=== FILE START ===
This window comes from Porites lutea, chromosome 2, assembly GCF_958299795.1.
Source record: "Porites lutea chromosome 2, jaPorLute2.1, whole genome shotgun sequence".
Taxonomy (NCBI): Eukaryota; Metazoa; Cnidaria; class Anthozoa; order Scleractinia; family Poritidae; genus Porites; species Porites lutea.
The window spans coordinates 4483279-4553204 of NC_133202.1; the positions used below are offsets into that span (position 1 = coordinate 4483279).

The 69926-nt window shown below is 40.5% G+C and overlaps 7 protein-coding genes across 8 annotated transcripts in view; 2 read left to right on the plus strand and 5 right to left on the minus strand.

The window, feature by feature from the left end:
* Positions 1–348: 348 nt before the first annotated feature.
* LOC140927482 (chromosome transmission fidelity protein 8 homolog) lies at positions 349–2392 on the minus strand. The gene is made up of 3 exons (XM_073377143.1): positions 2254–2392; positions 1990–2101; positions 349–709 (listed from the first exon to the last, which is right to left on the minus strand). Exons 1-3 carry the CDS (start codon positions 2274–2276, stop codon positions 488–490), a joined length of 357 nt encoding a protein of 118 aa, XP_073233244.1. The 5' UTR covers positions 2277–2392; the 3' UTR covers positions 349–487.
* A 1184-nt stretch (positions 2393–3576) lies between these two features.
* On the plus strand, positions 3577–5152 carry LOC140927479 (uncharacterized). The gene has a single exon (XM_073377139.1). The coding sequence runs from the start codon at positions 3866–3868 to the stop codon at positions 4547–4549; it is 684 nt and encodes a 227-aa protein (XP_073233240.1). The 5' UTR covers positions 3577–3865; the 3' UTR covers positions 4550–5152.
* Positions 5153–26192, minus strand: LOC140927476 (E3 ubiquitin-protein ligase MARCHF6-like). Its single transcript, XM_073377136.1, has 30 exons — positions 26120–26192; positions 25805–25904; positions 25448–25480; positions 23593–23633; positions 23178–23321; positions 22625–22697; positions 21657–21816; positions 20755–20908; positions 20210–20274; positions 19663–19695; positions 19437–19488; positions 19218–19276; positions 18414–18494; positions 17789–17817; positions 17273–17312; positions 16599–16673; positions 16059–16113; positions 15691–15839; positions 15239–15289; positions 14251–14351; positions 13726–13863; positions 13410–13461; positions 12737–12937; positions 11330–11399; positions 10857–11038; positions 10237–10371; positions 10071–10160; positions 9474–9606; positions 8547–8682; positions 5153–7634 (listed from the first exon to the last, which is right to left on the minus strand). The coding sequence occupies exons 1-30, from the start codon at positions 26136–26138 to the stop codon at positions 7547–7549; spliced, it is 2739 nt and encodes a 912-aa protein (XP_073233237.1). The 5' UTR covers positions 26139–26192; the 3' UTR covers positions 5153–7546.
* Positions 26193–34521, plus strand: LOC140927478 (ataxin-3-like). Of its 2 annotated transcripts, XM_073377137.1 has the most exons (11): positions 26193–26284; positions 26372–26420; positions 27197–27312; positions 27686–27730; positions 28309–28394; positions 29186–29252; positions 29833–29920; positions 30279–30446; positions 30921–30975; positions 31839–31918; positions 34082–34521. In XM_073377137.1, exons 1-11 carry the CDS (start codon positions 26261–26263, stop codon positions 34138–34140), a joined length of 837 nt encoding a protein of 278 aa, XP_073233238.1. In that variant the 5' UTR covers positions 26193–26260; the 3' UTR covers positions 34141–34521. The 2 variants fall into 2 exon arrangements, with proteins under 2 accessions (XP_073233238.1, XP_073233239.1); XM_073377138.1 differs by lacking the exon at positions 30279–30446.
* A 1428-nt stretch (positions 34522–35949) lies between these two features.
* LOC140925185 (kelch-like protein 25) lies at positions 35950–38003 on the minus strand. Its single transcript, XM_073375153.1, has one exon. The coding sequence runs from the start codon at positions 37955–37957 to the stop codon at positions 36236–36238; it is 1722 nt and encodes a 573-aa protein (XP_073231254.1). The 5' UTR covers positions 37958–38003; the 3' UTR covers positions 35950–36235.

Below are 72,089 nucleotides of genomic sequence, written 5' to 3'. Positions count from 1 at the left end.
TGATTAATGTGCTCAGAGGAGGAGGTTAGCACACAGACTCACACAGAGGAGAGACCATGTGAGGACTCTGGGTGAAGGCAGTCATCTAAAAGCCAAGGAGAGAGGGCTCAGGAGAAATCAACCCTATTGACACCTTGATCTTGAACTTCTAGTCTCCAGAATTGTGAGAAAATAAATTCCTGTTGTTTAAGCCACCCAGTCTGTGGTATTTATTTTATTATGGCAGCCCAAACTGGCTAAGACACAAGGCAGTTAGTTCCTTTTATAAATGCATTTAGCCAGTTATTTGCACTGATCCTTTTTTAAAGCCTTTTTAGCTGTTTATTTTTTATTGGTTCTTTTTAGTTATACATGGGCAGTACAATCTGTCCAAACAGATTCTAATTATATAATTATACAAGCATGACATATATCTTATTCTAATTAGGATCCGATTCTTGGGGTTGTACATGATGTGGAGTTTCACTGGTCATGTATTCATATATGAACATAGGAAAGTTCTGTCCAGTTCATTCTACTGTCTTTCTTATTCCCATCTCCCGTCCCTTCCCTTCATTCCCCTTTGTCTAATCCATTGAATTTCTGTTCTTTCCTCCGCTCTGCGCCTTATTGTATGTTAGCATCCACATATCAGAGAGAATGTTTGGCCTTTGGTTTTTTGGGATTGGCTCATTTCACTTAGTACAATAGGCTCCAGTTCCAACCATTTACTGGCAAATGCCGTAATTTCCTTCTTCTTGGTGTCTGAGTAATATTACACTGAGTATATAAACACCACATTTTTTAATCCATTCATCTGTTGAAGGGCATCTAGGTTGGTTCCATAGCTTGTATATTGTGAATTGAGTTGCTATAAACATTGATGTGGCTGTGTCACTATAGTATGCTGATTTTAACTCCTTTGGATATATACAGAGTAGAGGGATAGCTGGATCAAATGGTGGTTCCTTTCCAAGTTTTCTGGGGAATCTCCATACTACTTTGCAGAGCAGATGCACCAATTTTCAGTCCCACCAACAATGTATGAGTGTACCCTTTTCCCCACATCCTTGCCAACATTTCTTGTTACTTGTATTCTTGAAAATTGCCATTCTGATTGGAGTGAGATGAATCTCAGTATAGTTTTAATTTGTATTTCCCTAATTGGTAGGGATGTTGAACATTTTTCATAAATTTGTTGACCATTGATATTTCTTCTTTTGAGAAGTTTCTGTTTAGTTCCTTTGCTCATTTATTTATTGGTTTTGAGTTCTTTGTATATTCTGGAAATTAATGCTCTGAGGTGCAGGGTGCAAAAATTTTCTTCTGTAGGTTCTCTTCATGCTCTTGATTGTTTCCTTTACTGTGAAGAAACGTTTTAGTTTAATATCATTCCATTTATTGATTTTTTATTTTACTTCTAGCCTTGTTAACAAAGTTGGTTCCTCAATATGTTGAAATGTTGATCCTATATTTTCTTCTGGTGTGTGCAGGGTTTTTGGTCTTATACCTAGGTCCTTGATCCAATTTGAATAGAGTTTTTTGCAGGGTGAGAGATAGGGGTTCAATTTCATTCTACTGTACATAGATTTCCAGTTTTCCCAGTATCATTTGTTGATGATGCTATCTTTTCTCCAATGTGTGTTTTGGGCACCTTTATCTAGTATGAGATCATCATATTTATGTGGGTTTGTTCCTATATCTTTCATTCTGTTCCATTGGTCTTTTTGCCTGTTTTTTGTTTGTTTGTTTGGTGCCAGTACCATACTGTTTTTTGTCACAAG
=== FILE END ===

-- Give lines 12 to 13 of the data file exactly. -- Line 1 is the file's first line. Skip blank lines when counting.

* Positions 26193–34521, plus strand: LOC140927478 (ataxin-3-like). Of its 2 annotated transcripts, XM_073377137.1 has the most exons (11): positions 26193–26284; positions 26372–26420; positions 27197–27312; positions 27686–27730; positions 28309–28394; positions 29186–29252; positions 29833–29920; positions 30279–30446; positions 30921–30975; positions 31839–31918; positions 34082–34521. In XM_073377137.1, exons 1-11 carry the CDS (start codon positions 26261–26263, stop codon positions 34138–34140), a joined length of 837 nt encoding a protein of 278 aa, XP_073233238.1. In that variant the 5' UTR covers positions 26193–26260; the 3' UTR covers positions 34141–34521. The 2 variants fall into 2 exon arrangements, with proteins under 2 accessions (XP_073233238.1, XP_073233239.1); XM_073377138.1 differs by lacking the exon at positions 30279–30446.
* A 1428-nt stretch (positions 34522–35949) lies between these two features.